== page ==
The Signs, Symptoms, and Treatments KNOWING SLEEP APNEA
Snoring is a common occurrence that can lead to annoyance or frustration, both for the person snoring and their bed partner. If you snore at night, it can cause you to wake up while you’re trying to sleep or prevent your partner from getting any shut- eye. However, if the snoring is accompanied by repeatedly waking throughout the night, shortness of breath, restless sleep, or persistent exhaustion, then it is far more serious and could be a symptom of sleep apnea. A common misconception about sleep apnea is who is at risk. Originally, it was thought to affect older and heavier men. Research has progressed, and we now know anyone can have an airway problem during sleep. Children, women, and younger, thinner men can also have sleep apnea, and their diagnoses are equally important. When you have sleep apnea, an obstruction in the airway prevents you from breathing while you’re asleep. You may not realize you’re waking up numerous times a night because your mind wakes your body up unconsciously. There are three forms of sleep apnea: obstructive, central, and mixed. Obstructive sleep apnea refers to when your airway is blocked, usually by the collapse of your throat and your tongue falling back. This is the most common form of sleep apnea. Central sleep apnea is when your brain isn’t telling your body to breathe, causing you to wake up due to a lack of oxygen. The mixed type is a combination of both obstructive and central. Sleep apnea, in any form, can lead to severe health problems. The lack of oxygen to the brain and other parts of the body, coupled with inadequate sleep, can cause your mental and physical health to decline. Individuals who suffer from this sleep disorder experience many symptoms. At an early age, these symptoms include depression, mood disorders, short tempers, crankiness, difficulty concentrating, memory problems, headaches, restless sleep, bed-wetting, and ADHD. For adults, sleep apnea contributes to high blood pressure, stroke, atrial fibrillation, and heart disease. Diagnosing sleep apnea starts with recognizing the problem. This may come from a bed partner who has witnessed your sleep behavior. They can explain the way you sleep, how loud your snoring is, and if you have any trouble breathing at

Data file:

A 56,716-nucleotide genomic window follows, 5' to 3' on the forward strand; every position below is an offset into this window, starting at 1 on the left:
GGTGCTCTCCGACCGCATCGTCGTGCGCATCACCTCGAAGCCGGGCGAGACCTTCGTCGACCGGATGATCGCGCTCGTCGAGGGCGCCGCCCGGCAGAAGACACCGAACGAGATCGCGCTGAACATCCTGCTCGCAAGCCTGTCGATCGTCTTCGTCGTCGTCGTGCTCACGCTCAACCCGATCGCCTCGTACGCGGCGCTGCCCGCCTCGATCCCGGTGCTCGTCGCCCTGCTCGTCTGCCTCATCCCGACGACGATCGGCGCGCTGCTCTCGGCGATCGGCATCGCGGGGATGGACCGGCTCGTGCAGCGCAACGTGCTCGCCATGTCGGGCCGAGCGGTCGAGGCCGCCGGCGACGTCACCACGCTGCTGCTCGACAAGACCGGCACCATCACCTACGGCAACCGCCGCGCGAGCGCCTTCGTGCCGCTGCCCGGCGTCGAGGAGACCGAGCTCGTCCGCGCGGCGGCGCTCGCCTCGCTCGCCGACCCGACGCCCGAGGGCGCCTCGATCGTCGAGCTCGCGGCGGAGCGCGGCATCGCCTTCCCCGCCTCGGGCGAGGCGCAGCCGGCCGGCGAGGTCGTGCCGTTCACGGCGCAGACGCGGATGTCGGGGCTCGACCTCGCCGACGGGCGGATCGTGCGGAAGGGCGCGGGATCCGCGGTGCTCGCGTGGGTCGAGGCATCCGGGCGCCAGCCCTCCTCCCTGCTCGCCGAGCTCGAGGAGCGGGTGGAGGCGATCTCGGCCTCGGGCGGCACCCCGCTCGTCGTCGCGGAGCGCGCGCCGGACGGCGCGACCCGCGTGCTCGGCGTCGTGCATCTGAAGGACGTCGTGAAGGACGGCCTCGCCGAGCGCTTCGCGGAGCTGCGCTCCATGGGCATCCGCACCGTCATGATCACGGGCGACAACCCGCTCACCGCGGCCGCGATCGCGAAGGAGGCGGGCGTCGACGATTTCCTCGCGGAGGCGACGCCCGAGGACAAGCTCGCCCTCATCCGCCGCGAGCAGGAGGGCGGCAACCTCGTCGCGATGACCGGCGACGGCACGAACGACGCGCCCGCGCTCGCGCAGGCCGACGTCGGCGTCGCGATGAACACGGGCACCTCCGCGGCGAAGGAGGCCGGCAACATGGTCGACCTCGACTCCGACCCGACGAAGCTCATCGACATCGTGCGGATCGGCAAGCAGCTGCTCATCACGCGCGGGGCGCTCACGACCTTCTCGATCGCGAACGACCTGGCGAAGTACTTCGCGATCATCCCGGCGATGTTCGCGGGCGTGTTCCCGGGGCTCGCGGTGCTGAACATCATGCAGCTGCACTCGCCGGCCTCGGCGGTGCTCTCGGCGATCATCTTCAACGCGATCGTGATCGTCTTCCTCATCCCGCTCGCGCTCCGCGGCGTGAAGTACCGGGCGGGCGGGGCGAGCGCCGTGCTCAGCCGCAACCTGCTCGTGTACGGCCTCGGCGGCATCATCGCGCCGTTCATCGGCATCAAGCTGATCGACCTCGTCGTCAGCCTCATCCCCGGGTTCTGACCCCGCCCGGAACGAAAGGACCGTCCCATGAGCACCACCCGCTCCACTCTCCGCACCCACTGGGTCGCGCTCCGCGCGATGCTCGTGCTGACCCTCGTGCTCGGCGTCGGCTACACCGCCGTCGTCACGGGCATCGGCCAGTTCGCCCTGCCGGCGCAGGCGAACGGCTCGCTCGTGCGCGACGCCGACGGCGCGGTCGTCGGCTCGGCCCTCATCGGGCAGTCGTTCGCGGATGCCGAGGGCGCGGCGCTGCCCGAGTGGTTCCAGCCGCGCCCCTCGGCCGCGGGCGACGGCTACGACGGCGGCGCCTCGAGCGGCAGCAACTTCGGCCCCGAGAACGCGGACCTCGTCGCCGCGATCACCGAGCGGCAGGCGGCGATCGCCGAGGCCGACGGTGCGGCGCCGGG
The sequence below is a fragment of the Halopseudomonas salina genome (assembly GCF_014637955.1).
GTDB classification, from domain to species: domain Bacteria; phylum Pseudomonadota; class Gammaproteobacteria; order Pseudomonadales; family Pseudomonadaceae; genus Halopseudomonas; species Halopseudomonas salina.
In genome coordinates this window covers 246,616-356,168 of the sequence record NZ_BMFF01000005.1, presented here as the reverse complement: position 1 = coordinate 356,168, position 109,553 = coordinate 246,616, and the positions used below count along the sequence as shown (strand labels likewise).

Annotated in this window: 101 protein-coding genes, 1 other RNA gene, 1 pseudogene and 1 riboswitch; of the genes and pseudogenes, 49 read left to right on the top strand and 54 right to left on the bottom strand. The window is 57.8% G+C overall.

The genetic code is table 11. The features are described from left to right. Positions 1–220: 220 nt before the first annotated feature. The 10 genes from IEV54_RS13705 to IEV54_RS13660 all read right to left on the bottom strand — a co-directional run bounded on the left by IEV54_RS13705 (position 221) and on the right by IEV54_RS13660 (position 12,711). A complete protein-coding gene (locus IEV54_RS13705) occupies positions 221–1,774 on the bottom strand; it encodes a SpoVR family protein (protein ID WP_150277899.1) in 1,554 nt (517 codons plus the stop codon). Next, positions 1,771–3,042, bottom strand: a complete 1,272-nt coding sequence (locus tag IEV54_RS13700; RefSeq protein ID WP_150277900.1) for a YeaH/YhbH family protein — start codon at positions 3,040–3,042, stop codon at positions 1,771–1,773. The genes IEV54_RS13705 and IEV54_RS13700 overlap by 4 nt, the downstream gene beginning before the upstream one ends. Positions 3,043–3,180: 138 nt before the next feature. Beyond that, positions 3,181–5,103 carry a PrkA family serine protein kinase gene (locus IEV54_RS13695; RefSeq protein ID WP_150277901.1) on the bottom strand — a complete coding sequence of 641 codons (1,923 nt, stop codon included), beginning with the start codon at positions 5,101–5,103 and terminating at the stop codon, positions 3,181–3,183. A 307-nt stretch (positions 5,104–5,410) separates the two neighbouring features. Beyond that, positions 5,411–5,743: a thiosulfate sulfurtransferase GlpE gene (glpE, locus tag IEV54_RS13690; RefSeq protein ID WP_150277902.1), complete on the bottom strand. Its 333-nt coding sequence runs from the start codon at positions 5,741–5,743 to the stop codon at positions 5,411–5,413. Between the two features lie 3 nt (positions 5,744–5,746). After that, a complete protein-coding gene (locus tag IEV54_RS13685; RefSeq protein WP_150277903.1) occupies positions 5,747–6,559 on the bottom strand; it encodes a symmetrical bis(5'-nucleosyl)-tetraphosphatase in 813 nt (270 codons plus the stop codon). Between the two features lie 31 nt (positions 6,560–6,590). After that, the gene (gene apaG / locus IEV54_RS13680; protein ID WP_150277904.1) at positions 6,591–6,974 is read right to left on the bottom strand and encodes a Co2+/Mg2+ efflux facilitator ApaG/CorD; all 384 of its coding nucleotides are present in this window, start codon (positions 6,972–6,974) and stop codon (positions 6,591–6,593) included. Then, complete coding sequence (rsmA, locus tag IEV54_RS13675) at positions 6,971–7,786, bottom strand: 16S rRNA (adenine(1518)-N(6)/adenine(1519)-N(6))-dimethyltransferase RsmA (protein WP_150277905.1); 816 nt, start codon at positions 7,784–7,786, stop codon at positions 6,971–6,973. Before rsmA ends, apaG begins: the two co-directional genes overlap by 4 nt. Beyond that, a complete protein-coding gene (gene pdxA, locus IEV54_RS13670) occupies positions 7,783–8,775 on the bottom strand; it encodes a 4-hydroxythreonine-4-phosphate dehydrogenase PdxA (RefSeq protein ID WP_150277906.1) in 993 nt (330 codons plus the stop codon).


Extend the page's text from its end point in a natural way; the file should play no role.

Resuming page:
night. A medical diagnosis follows, and it involves a sleep study. This study can be done either in your home with portable equipment or in a sleep lab with a sleep technician who monitors your sleep during the night. Both methods allow doctors to study sleep patterns, including eye movement, heart rate, blood oxygen levels, sleep state, muscle activity, and airflow to determine if a person has sleep apnea and how severe the condition is. Treatments for sleep apnea can vary. Many individuals use a continuous positive airway pressure device (also known as CPAP) to gently blow air into your airways, preventing the tissue around it from collapsing and helping you breathe. However, there are other treatments available for people who find the CPAP mask uncomfortable, including a dental appliance that supports the jaw and keeps the tongue from falling back into the airway while sleeping. If you believe you’re suffering from sleep apnea, our office is here to help you. We can work with your doctor to find the best solution for you and get you on your way toward a better night’s rest.
–Dr. Janelle Ferber-Stumpf
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